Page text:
A study published last month in the Journal of Pain found a statistically significant reduction in migraine and headache symptoms and recurrences among patients who used cannabis for treatment.
Researchers concluded that headache and migraine severity were reduced by nearly 50% after using cannabis.
The study, conducted by researchers at Washington State University, sampled the effects of smoking cannabis or cannabis concentrates on migraines and headaches among 1,959 anonymous adult participants over 16 months.
The results were extremely encouraging for patients looking for relief. They’re also surprising–and offer a taste of how incomplete current medical research into cannabis is.
The study data indicated that after using medical cannabis, “severe headache episodes are associated with greater reductions in headache severity,” which means that those suffering the most pain achieved the most relief. This is important, as the most severe episodes can be nearly impossible to treat with standard prescription pain medication. The new study indicates that cannabis may actually take the edge off, even in the toughest cases.
The study revealed some surprising results, too.
The authors found that cannabis’ effectiveness wasn’t dependent on the cannabis strain, ratio of THC:CBD, or dosage. “Results indicate that cannabis reduces migraine severity regardless of the type, dose, THC or CBD content,” they wrote. That could indicate that factors other than cannabinoid ratio and concentration are at play.
Perhaps even more strangely: While patients smoking cannabis flower found they needed higher doses over time to achieve the same results, patients smoking cannabis concentrate found their necessary effective dosage actually decreased over time.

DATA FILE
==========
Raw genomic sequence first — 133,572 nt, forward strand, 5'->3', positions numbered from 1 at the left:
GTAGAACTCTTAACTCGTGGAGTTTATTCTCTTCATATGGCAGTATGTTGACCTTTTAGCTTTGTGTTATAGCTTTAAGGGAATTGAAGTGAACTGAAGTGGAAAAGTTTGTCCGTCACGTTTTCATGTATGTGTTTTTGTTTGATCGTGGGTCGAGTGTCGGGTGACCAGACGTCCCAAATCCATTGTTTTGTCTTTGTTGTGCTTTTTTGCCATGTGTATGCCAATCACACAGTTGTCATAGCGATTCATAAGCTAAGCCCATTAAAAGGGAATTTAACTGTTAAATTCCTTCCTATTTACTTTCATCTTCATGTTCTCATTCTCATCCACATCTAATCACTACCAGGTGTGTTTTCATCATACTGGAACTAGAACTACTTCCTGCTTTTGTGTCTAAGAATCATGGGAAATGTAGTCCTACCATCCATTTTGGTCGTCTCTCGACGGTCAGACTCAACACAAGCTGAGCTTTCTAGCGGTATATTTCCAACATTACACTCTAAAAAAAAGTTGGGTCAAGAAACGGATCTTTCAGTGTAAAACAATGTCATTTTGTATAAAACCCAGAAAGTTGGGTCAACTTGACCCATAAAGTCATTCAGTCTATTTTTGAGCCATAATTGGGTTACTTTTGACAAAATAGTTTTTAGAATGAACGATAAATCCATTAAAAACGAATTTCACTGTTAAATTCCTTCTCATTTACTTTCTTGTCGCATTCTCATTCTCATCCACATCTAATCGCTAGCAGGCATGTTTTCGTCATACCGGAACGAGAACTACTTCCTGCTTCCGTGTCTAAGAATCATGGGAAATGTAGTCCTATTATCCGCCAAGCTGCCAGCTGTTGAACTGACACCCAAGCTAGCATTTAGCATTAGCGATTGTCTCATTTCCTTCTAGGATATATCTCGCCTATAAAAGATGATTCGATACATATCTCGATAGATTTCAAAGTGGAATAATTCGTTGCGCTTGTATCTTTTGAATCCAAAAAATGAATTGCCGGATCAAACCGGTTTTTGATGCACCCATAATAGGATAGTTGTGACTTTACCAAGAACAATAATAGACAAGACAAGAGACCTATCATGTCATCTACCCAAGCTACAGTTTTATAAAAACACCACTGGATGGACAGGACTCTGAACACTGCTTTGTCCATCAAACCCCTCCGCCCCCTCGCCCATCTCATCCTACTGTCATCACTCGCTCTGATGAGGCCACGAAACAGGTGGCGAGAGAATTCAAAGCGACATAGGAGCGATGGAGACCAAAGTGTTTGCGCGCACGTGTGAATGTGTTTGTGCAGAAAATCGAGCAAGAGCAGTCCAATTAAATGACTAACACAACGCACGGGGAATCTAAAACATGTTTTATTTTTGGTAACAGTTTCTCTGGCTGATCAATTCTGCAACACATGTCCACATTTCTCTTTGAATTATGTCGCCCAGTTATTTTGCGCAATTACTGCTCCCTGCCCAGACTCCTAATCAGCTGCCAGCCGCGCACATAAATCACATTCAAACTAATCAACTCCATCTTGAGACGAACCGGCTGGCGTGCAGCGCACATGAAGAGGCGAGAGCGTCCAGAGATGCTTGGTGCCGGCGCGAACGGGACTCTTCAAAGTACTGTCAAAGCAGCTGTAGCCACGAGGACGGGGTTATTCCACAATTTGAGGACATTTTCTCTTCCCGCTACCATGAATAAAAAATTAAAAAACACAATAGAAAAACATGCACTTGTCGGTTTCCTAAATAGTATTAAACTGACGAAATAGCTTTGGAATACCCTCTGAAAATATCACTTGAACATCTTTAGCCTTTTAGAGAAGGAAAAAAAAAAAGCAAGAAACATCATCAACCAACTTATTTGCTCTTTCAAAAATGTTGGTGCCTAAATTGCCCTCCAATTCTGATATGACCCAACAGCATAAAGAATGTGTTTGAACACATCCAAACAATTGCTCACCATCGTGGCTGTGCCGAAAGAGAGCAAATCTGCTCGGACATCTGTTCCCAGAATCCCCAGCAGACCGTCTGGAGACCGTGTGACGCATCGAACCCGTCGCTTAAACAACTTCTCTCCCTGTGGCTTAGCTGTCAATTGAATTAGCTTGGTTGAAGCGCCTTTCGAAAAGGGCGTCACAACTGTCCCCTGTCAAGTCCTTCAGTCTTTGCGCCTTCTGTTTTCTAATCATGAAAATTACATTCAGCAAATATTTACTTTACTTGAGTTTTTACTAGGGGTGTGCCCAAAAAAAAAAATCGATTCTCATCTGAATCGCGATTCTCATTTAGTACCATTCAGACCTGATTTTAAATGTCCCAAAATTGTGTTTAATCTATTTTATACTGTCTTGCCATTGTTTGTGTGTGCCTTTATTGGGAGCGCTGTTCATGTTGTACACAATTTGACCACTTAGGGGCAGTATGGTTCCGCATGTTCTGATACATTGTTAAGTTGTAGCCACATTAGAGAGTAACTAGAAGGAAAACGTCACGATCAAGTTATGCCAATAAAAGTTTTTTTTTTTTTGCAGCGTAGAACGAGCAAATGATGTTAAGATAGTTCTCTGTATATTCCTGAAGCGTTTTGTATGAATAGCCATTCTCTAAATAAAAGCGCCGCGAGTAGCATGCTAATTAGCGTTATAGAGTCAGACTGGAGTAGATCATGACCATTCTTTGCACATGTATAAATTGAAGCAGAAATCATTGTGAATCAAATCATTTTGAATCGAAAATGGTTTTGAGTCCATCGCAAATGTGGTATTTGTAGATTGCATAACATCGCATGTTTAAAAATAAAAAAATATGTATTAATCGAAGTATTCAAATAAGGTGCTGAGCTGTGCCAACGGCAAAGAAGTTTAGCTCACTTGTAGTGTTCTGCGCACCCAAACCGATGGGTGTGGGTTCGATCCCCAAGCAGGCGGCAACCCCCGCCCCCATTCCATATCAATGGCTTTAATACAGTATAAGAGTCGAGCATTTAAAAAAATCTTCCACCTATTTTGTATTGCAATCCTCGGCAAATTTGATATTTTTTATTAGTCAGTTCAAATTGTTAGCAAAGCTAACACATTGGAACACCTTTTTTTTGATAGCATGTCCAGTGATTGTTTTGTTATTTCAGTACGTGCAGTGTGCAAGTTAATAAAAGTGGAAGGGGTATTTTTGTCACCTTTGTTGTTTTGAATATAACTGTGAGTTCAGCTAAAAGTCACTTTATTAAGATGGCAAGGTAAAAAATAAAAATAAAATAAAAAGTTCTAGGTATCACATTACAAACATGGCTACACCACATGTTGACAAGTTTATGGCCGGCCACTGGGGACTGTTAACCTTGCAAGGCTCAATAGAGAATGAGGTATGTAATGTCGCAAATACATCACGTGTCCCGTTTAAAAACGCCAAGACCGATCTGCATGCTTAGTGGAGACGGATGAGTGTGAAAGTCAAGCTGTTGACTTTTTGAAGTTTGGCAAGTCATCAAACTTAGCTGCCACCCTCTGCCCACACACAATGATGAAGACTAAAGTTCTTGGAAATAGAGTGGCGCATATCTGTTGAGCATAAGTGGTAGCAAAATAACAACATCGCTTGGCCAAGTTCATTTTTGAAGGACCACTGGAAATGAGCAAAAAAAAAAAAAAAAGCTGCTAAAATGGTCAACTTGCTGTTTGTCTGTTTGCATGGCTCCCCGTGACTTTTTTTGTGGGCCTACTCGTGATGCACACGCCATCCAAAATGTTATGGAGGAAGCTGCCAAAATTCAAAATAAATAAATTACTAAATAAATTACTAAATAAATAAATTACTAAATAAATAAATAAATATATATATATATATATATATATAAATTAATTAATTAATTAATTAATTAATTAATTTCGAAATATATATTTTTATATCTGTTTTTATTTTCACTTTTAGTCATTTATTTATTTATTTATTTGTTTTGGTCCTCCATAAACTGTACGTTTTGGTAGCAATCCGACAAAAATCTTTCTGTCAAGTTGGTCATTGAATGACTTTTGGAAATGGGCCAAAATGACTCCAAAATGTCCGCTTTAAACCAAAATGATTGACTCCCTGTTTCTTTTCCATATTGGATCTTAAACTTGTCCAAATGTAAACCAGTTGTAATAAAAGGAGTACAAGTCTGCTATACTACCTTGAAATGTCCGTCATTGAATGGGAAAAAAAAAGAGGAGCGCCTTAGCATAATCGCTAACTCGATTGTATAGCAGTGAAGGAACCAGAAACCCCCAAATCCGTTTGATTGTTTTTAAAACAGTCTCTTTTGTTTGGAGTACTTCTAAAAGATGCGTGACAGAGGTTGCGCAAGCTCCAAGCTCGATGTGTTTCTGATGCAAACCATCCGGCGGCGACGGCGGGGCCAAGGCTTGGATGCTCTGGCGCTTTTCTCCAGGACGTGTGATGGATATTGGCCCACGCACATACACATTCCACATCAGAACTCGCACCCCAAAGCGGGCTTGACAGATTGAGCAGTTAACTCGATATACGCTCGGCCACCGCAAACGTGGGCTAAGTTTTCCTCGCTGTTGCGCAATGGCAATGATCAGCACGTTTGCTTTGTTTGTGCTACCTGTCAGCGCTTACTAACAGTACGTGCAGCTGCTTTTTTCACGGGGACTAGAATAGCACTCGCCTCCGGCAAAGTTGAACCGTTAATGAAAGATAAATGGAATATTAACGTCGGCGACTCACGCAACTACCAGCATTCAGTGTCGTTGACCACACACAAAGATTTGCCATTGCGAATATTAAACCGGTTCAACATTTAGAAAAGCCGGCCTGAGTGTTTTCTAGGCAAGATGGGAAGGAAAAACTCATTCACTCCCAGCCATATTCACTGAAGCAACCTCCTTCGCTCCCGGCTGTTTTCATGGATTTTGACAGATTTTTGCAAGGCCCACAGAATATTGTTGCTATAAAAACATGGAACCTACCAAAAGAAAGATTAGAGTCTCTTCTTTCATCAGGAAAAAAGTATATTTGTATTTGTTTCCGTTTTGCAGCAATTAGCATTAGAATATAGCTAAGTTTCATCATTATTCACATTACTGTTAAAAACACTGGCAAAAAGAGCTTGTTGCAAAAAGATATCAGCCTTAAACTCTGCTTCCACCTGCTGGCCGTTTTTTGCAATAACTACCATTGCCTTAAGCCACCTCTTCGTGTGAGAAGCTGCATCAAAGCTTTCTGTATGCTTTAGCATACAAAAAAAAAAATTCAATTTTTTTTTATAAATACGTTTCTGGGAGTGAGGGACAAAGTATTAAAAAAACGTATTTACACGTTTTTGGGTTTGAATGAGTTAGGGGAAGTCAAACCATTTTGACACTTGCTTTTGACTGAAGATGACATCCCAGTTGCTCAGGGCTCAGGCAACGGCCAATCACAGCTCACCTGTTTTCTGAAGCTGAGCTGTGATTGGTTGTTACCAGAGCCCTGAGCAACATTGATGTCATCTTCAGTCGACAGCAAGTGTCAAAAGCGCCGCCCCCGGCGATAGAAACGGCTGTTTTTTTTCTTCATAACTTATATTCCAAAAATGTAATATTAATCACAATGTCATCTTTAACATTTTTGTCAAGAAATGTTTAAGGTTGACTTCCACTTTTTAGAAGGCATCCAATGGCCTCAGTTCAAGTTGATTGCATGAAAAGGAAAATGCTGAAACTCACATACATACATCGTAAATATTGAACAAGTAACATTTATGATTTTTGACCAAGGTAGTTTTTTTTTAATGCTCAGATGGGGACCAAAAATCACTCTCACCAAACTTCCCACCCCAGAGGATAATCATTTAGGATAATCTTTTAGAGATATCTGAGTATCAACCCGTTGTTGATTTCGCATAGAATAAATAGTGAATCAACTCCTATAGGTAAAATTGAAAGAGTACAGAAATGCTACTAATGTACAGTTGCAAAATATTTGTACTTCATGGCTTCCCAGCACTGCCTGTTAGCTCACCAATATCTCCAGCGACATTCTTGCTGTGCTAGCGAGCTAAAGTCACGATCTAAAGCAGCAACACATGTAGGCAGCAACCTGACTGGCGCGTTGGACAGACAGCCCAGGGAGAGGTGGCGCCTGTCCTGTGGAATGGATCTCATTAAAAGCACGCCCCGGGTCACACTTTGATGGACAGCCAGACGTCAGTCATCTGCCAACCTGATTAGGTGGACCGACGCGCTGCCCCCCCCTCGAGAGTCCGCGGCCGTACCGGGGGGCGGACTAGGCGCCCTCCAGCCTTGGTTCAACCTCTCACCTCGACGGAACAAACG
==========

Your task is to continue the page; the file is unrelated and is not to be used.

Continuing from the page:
To explain this, the authors point to “evidence that other phytocannabinoids and terpenes present in cannabis flower are reduced in some concentrates,” and suggest that the absence of these compounds in concentrates prevents them from blocking the effects of migraine-targeting cannabinoids from supplemental ingested cannabis.
In other words: The difference in effect between smoking flower and concentrate might not be due to users developing dosage tolerance, “but rather a differential ‘dialing in’ process between those who use flower and those who use concentrates.”
The study framework is a factor worth considering, too. It remains extremely difficult to obtain permission (and the actual cannabis) to carry out clinical research on cannabis use in the United States. For this study, researchers at Washington State University obtained anonymous data from 1,959 Canadian medical cannabis patients who used the app Strainprint.
Strainprint allows individuals to track their personal cannabis dosage, consumption, and effects against symptoms. Limiting the study to Canadian patients allowed researchers a greater degree of certainty with regard to cannabis strains and potencies, as producers licensed by Health Canada are held to a much higher degree of quality control than most US states.
Because the data came from Strainprint, patients had already self-selected for medical cannabis use. There were no control subjects using a placebo, and patients who found cannabis did not reduce their migraine symptoms might have taken themselves out of the data pool by discontinuing cannabis use, not entering data into Strainprint, or choosing not to download the app at all.